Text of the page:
By Anne Thompson | Thompson on Hollywood August 23, 2010 at 11:37AM
Scott Pilgrim vs. the World's bottom line comes down to the same problem that has faced a long line of Universal projects. It was an indie movie that cost too much to be successful inside the studio paradigm and should have been produced and released on a smaller less ambitious scale at the studio's specialty division Focus Features, which could have nurtured it and sent it into the world on a more limited basis and built on the film's strong word-of-mouth from its narrow base. To them a $12 million gross would have been fine. To Universal, it's less than the film's marketing budget. (A funny mash-up of Scott Pilgrim vs. The Matrix is below.)
What did they have to sell? Michael Cera isn't a big marquee draw. The costly VFX may have played well, but didn't seem to draw people in. Edgar Wright means something only to indie filmgoers, and the comics played to an even narrower Comic-Con slice of the world. Universal marketed the hell out of this movie (I don't think they could have done much better, and they probably overspent) but it only played for the young smart demo. That's the Focus demo.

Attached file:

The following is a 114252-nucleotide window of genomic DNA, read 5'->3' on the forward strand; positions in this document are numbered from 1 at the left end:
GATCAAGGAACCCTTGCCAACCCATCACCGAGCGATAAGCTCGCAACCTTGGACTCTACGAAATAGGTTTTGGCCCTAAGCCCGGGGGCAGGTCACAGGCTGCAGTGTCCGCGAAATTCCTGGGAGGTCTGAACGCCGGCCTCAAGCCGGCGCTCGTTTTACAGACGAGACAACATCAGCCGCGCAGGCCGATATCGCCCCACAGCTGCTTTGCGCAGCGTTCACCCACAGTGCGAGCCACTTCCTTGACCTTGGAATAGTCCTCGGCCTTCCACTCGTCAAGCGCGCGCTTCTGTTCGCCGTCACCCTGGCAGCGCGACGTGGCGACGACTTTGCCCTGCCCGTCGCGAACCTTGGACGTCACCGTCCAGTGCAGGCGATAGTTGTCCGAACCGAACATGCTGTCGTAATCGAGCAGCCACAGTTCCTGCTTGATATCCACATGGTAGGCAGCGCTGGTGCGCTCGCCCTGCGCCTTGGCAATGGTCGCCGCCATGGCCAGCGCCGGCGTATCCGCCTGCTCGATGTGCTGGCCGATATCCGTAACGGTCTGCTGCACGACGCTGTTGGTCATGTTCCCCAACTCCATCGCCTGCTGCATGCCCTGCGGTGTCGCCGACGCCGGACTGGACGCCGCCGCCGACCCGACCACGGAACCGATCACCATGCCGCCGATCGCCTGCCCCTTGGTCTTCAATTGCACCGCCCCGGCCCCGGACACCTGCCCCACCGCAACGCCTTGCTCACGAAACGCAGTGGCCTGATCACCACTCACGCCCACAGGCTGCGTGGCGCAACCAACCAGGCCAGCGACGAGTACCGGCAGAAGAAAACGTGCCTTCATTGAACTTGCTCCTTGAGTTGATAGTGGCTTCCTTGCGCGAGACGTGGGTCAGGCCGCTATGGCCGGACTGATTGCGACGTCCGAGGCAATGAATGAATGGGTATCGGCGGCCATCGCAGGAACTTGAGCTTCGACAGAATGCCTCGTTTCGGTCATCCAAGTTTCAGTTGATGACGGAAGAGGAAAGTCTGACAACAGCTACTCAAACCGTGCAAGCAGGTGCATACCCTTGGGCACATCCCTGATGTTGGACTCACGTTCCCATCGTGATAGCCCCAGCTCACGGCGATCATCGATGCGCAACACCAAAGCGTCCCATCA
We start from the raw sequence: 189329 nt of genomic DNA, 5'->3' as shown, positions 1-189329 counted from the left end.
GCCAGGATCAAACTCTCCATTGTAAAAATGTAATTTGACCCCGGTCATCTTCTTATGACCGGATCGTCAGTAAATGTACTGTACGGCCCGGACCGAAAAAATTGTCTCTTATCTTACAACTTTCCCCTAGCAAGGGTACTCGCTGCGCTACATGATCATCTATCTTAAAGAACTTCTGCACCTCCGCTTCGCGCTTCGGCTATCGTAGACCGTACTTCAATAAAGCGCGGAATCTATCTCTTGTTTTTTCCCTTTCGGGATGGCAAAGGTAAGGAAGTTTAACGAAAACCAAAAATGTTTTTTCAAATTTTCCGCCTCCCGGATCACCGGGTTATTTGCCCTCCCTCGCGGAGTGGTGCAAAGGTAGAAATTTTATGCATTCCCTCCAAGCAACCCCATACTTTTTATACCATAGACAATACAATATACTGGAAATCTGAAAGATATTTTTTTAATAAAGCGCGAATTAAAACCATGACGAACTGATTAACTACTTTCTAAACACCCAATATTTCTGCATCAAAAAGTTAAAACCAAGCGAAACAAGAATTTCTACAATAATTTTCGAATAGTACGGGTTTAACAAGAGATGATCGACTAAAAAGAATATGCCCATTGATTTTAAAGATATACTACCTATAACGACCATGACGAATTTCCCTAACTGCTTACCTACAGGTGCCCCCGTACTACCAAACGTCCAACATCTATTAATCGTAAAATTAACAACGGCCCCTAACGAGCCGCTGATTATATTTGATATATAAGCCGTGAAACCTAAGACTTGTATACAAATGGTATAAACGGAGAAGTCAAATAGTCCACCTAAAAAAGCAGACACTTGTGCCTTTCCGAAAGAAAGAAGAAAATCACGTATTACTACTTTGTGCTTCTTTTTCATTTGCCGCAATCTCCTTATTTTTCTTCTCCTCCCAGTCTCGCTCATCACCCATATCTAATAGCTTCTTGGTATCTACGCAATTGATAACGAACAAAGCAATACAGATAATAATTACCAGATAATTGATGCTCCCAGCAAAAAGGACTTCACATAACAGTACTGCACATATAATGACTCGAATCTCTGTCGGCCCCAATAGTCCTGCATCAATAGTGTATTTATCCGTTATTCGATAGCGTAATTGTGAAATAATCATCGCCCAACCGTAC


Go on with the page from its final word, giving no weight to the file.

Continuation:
If you spend too much (in this case, the movie cost somewhere under $85 million, less some tax incentives, plus marketing) you are forced to open a movie wide. Other Universal movies that in hindsight could have been handled differently in less expensive mode: Green Zone, Robin Hood, State of Play, Duplicity, Funny People, Bruno, Public Enemies, Drag Me to Hell, Frost/Nixon. It's hard to say no to players like Imagine, Working Title, Ridley Scott, Judd Apatow, Sacha Baron Cohen, Sam Raimi, Michael Mann and Paul Greengrass, who demand budgets to go with their visions. But sometimes a studio has to do what a studio has to do.
Edgar Wright: he could have played in the indie playpen.